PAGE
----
Published nearly a year ago, the American Bar Association’s “Law Firm Guide to Cybersecurity” is more relevant than ever. Cybersecurity and Information Governance are major pillars in the legal sector. Law firms, litigation support providers, and corporate legal departments handle extremely sensitive information making it both crucial that these organizations implement cybersecurity best practices and also stay informed in the current techniques hackers are deploying to get access to this information.
Events and conferences can be a great resource for further developing your career, whether it be your goal is building your network, furthering your industry-specific education, or any number of other motivators. One benefit or byproduct of the shift towards more remote work across the legal industry is the increased number of online events, webinars, educational resources, and digital content being produced.
Data analytics can play a huge part in reducing the overall size, time, and cost of a review project. When applied effectively, analytics not only help identify relevant data sets more efficiently but also aid in culling down data to a manageable size. With today’s evolving tech landscape , eDiscovery analytics tend to be powered by machine learning and AI technology.
Sooner or later, most e-discovery professionals have experienced the pressure of a slow-moving document review. Pressure to reduce time spent with review and cost control is a major reason that eDiscovery is prime real estate for the current blooming use of artificial intelligence (AI) in law.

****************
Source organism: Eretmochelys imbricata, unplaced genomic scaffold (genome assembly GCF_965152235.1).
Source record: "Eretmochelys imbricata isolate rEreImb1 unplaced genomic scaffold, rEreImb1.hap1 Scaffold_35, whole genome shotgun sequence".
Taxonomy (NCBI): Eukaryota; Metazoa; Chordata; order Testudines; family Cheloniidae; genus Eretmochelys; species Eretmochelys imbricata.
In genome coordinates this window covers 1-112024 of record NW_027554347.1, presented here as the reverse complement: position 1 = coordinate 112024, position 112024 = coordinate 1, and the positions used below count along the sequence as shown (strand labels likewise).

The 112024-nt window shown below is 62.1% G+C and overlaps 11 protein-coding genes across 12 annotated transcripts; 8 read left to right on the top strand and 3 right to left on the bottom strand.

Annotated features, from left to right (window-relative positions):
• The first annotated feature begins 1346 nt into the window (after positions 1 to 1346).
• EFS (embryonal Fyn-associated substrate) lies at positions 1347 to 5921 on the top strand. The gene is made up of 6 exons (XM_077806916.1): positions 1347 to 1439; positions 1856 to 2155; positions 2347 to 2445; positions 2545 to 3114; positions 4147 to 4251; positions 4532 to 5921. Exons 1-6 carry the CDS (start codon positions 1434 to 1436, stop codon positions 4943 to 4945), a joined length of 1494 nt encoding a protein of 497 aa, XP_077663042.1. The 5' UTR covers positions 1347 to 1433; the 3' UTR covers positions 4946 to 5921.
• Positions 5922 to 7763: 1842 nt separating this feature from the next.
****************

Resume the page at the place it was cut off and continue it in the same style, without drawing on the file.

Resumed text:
Remote forensic collection solutions aren’t necessarily a new revelation, they have been around and enacted by digital forensics and litigation support providers for years. What’s changed however, is the role they are playing in collections. Where as before they were a tool in a forensic examiners toolkit that was used as a convenience, in recent…
In order for a forensic data investigation to be thorough and complete, forensic examiners need to have confidence that the collection didn’t miss any relevant ESI. While most ESI can be attributed to the usual suspects, natural complexities and unique case-specific challenges can often lead to data being found in more obscure areas.
Custodian questionnaire’s and IT team interviews are valuable tools that help set the scope for the collection and discovery to come. It’s an important part of eDiscovery and information governance to implement data mapping best practices to ensure you’re collecting the right data, and that you’re not missing any potentially relevant ESI.